Oh, and from the other end ... just try to find a doctor who will even accept one of those cheapo plans. Lots of them won't even accept Medicare anymore. Nobody even wants to get into primary
care anymore because 75% of what they do is fight with ins companies trying to even get paid
(it's the stall as long as you can tactic), and because lots of them are going broke before they even
get their med school bills paid off. They don't have much time left over for actual medicine. So everyone wants to be a referral specialist for a good reason. The ins companies would make their lives hell otherwise. The way it's going, nearly all our new primary physicians are coming from other
countries, and even with that, there aren't enough of them. It's getting to be a tough field.
Where did I ever claim to make a living shooting film? I am a rank amateur!
Originally Posted by brianmquinn
I'm pretty familiar with PPO's, HMO's, and even other options because I've been enlisted in all the
above and currently have a choice of any of em here at the company. We're currently on the Kaiser
which is fairly unique (self-insured hospitals, generally state-of-the-art, now that they've finally
got control of the significant ins fraud incidents which bled their profits in past decades). Pros and
cons all around, depending on where you live. I some rural areas health is more affordable simply
because land is cheaper for clinics, cost of living for doctors themselves, etc. We know all kinds of
doctors - some are going broke, a few are getting slimy rich (sometimes with a little ins and Medicare
fraud on the side), and others have opted out of conventional practice and chosen careers in
medical research or teaching, just to avoid the ratrace. Some are working over a hundred hours a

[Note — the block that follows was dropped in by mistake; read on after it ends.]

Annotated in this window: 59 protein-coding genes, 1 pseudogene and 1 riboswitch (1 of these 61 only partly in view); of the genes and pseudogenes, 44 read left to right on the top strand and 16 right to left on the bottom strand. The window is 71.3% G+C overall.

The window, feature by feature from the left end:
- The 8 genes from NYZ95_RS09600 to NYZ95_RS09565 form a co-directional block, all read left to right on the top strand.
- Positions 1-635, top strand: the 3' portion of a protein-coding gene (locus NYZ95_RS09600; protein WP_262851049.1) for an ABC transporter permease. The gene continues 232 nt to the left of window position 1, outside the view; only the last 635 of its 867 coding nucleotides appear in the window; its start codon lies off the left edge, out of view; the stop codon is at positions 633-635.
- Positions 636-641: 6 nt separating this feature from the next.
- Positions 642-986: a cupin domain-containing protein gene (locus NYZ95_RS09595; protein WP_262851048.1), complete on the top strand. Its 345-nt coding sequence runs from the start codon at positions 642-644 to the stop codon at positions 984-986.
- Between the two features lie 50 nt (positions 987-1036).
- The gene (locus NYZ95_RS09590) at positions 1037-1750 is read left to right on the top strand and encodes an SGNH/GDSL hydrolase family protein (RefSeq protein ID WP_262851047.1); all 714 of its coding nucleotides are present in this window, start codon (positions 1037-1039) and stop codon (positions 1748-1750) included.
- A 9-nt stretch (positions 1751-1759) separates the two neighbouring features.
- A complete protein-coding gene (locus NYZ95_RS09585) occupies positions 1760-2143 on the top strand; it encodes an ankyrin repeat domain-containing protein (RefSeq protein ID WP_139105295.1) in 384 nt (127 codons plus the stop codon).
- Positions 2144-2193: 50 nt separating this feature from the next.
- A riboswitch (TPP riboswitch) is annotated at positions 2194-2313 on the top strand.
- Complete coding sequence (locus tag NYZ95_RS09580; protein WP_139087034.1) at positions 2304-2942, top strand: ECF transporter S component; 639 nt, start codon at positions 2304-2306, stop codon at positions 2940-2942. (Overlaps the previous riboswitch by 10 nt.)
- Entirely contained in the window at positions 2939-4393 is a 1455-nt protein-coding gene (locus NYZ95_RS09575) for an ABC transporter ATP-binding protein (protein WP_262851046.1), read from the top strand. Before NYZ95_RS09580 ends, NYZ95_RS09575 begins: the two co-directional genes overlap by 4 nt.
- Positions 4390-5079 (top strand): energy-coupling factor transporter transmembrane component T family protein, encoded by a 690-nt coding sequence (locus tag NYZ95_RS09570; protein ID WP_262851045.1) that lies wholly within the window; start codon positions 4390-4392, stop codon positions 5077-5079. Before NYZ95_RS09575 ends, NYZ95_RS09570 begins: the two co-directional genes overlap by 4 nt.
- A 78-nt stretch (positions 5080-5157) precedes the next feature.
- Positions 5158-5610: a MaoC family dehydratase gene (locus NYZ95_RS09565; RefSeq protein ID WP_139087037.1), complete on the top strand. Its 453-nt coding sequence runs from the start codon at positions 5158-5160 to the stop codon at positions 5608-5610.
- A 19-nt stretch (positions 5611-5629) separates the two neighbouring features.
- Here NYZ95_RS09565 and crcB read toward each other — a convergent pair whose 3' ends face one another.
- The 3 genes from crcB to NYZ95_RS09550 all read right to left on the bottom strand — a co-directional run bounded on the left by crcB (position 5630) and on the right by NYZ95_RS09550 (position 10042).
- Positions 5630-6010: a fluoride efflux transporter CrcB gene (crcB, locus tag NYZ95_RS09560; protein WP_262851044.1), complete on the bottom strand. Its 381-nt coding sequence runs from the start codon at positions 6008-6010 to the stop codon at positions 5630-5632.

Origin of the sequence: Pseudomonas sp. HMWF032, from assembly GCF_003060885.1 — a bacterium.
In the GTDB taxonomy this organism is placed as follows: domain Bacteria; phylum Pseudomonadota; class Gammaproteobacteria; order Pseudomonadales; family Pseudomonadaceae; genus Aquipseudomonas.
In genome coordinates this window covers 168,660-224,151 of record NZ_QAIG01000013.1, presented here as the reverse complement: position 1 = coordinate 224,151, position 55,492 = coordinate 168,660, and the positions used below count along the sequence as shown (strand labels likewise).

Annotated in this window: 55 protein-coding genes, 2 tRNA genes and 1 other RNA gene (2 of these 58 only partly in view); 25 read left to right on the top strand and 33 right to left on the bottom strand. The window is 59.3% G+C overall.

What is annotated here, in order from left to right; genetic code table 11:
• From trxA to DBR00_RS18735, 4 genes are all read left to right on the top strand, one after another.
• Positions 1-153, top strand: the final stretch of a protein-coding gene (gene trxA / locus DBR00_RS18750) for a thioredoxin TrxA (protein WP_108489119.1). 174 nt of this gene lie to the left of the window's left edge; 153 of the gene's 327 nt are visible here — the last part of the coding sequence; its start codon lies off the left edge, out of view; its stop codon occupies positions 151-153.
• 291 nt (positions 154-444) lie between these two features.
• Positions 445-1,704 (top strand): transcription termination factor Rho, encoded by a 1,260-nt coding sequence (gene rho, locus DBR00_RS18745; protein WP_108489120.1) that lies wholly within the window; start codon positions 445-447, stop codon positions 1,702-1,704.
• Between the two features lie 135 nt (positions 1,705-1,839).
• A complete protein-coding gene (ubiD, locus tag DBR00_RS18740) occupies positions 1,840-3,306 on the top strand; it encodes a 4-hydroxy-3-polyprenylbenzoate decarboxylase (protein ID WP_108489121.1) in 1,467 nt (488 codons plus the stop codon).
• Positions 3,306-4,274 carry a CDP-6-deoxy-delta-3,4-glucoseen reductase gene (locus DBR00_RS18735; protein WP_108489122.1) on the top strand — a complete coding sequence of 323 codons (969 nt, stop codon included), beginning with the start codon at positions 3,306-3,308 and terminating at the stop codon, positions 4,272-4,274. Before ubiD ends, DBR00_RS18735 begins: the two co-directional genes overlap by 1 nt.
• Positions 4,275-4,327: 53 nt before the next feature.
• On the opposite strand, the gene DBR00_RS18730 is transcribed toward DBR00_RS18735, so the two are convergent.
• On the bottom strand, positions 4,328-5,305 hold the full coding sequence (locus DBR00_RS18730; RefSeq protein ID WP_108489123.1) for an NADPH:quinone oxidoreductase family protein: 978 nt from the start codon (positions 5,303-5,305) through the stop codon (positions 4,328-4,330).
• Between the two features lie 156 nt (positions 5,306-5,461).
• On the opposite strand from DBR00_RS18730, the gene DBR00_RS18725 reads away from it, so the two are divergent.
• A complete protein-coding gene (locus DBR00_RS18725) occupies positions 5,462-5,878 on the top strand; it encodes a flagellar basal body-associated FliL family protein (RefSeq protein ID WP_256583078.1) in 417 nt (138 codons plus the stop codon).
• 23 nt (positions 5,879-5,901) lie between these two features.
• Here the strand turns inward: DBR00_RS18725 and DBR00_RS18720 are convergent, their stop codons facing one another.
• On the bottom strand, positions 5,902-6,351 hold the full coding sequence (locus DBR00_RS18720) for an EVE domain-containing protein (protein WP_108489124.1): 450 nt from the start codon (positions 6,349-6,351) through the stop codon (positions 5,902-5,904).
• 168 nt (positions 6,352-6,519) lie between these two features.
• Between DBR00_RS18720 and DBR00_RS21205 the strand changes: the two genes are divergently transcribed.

week and effectively making $16 an hour by the time they pay their malpractice premiums.
Finally a post from you that we can all agree on.
Originally Posted by RattyMouse
Now since you admit to being an amateur stop acting like you are smarter than everyone else on APUG.
Also please stick to the subject of analog photography.
Like I said previously, people, individuals, generally do not pay for health insurance. Normally, the company pays or, you go without. Very, very few individuals actually have any idea what it costs.
Originally Posted by Steve Smith
People also do not realize the tremendous financial burden the uninsured and medicare patients are upon hospitals that accept these patients. Medicare typically only pays providers 20% of the provider's actual cost. (yes, cost not price).
Exactly correct. People outside of the health care industry do not ever see or think about this but, you've got it spot on.
Originally Posted by DREW WILEY
Well I am lucky. Here we have an excellent union negotiator. Even though I'm non-union myself, and
previously was on a limted mgt plan, the current union contract is win/win. Instead of having a fight
or strike over maintaining health benefits, the got the union to allow non-union employees into the
same plan, hence increasing their own buying power while potentially allowing even the company owners to get a better health plan themselves. It's the kind of thing that can happen when people
work together to solve problems rather than resorting to ideological extremes like we are witnessing
in Congress these days.
And PS ... why the hell aren't there insurance pools for pro photographers? There once was (a feeble attempt to keep this on topic, but a relevant one).
Sorry Brian. This was my doing that sent this post so off track. If it makes you feel better it is loosely related to photography through the Kodak link originally posted by RattyMouse, but of course you probably knew that. There are a whole lot of posts on this site that are much more directly related to analogue photography so, if it makes you feel better, feel free to ignore this one and go read the others.
Originally Posted by brianmquinn
Everyone have a great weekend. :)